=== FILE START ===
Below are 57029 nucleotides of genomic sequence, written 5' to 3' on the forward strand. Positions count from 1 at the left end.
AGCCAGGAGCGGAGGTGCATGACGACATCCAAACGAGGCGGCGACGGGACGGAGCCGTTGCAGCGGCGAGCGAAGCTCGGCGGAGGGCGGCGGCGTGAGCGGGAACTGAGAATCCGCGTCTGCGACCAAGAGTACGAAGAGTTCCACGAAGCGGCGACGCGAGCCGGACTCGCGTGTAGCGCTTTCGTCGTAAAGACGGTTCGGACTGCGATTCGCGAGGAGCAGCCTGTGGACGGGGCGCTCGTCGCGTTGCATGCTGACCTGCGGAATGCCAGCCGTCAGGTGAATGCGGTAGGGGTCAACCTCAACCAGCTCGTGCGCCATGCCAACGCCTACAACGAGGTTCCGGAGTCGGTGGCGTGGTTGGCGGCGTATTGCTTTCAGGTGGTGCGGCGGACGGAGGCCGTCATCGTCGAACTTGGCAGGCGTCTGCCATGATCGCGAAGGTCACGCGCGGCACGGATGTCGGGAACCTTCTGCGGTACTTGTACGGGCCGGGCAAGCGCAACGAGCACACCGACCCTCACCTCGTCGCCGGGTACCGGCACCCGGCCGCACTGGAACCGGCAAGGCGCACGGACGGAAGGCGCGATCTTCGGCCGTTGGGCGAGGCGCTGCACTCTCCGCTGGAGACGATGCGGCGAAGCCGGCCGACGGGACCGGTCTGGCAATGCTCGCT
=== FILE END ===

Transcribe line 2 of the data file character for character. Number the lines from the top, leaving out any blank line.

AGCCAGGAGCGGAGGTGCATGACGACATCCAAACGAGGCGGCGACGGGACGGAGCCGTTGCAGCGGCGAGCGAAGCTCGGCGGAGGGCGGCGGCGTGAGCGGGAACTGAGAATCCGCGTCTGCGACCAAGAGTACGAAGAGTTCCACGAAGCGGCGACGCGAGCCGGACTCGCGTGTAGCGCTTTCGTCGTAAAGACGGTTCGGACTGCGATTCGCGAGGAGCAGCCTGTGGACGGGGCGCTCGTCGCGTTGCATGCTGACCTGCGGAATGCCAGCCGTCAGGTGAATGCGGTAGGGGTCAACCTCAACCAGCTCGTGCGCCATGCCAACGCCTACAACGAGGTTCCGGAGTCGGTGGCGTGGTTGGCGGCGTATTGCTTTCAGGTGGTGCGGCGGACGGAGGCCGTCATCGTCGAACTTGGCAGGCGTCTGCCATGATCGCGAAGGTCACGCGCGGCACGGATGTCGGGAACCTTCTGCGGTACTTGTACGGGCCGGGCAAGCGCAACGAGCACACCGACCCTCACCTCGTCGCCGGGTACCGGCACCCGGCCGCACTGGAACCGGCAAGGCGCACGGACGGAAGGCGCGATCTTCGGCCGTTGGGCGAGGCGCTGCACTCTCCGCTGGAGACGATGCGGCGAAGCCGGCCGACGGGACCGGTCTGGCAATGCTCGCT